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Debugging a Web App in VS Code

Debugging a Web App in VS Code

June 14th, 2019 - 5 min read

I highly recommend listening to the podcast Debugging Tools + Tips for more tips about debugging.

They are also mentioning a video from James Q. Quick on Youtube about the setup for VS code. You can find the tutorial video for front-end setup for Create-React-App here.

In this post, I'd like to show how to set up a proxy server in VS code so that the debug information is available with-in your editor (like in the mentioned Youtube video).

Setup

Open your project folder and click on the debugger symbol in the sidebar. Next click on the dropdown and select add a configuration (see screenshot below). Screenshot add configuration

After clicking on the gear icon close to Add configuration it will open a dropdown with some proposals where we're selecting Chrome because we'd like to debug with Chrome.

This selection will create a folder .vscode with a launch.json file in it with the following content:

{
    // Use IntelliSense to learn about possible attributes.
    // Hover to view descriptions of existing attributes.
    // For more information, visit: https://go.microsoft.com/fwlink/?linkid=830387
    "version": "0.2.0",
    "configurations": [
        {
            "type": "chrome",
            "request": "launch",
            "name": "Launch Chrome against localhost",
            "url": "http://localhost:8080",
            "webRoot": "${workspaceFolder}"
        }
    ]
}

The .vscode folder is for project-related configuration files and the launch.json file is for the debug session configuration. There are more files like setttings.json & extensions.json - you can learn more about them here.

Now we have to change the port of the default configuration to match our development server e.g. port 3000 for a CRA app or in my case 1234 for a Parcel setup.

Before starting the debugging we have to verify that we're having the Debugger for Chrome extension installed. Checking is possible by pressing Ctrl+Shift+P or Cmd+Shift+P and enter install extension - and install msjsdiag.debugger-for-chrome if it's not already installed.

Debugging

So we have everything in place now - by selecting the previously created configuration and hitting the green play button it will open Chrome and our dev server URL localhost:1234.

As we haven't added a breakpoint yet, there won't be an interruption of our app and that's the next thing we have to add.

Go back to VS Code and click on the gutter in the line where the program execution should pause.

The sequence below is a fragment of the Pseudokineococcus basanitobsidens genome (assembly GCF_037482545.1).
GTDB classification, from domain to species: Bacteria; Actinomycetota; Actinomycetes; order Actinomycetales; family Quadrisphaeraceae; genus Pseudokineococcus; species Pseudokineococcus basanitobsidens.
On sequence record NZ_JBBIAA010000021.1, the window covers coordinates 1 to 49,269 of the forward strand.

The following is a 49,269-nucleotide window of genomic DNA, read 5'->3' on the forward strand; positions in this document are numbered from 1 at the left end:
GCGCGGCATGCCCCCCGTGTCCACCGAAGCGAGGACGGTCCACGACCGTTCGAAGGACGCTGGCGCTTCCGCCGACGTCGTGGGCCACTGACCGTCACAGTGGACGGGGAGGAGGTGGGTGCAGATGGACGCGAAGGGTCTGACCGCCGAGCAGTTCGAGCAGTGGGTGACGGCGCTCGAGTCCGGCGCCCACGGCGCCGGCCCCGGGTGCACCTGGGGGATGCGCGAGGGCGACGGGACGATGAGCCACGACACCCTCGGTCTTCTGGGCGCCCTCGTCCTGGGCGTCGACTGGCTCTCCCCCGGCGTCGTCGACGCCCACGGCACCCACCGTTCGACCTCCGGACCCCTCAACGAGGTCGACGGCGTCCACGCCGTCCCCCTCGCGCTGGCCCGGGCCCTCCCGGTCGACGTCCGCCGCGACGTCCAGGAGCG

If there is a message Unverified breakpoint check that the project build configuration is generating source maps in the dist folder.

It's also possible that the source map is not found and that can be fixed by changing the configuration like this:

{
    // Use IntelliSense to learn about possible attributes.
    // Hover to view descriptions of existing attributes.
    // For more information, visit: https://go.microsoft.com/fwlink/?linkid=830387
    "version": "0.2.0",
    "configurations": [
        {
            "type": "chrome",
            "request": "launch",
            "name": "Launch Chrome (localhost:1234)",
            "url": "http://localhost:1234",
            "webRoot": "${workspaceFolder}",
            "sourceMapPathOverrides": {
                "*": "${webRoot}/src/*"
            }
        }
    ]
}

Please notice the added sourceMapPathOverrides that will match source map files with the filename src.hash.js.map for the current project.

So if the breakpoint is now accepted the paused debug session should look similar to the following screenshot: Screenshot Debug Session

What's possible now

In the debugger panel, we can check variable values in each scope. So we can exactly see the data of all variables and that's pretty handy as there is no need to log every variable that we're interested in.

The call stack that was executed to get to the location of the breakpoint is visible in the Call stack section of the sidebar. That's useful if you'd like to know what called your function.

It's also possible to hover with the mouse cursor over variables to show their values.

By configuring the breakpoints we can add conditions when the program execution should be stopped. By default, it will just stop when the program is hitting the line in question. By right-clicking on the red breakpoint symbol and selecting edit there are the following options:

  • Hit count: Breaks after the line was executed x times
  • Expression: Creates a conditional with variables in local scope that will pause execution.
  • Log message: Triggers a console.log that are displayed in VS code Debug console and in the browser console.

Final thoughts

For front-end projects I will debug with console.log and debugger statements - so I can debug in the browser. Because I'm not seeing a big improvement if I'm doing it in VS Code. Also debugging in Chrome or Firefox is more powerful than in Code.

Just to mention a few points that are missing during debugging with VS code:

  • Advanced breakpoints for events e.g. break on any scroll event
  • Debugging network requests
  • React & Redux-dev-tools

But I think debugging a Node.js app will be useful because there is no other way to stop and look into your code - so I'll give it a try when I'm working on the next backend code.

©2019 Alexander Wolf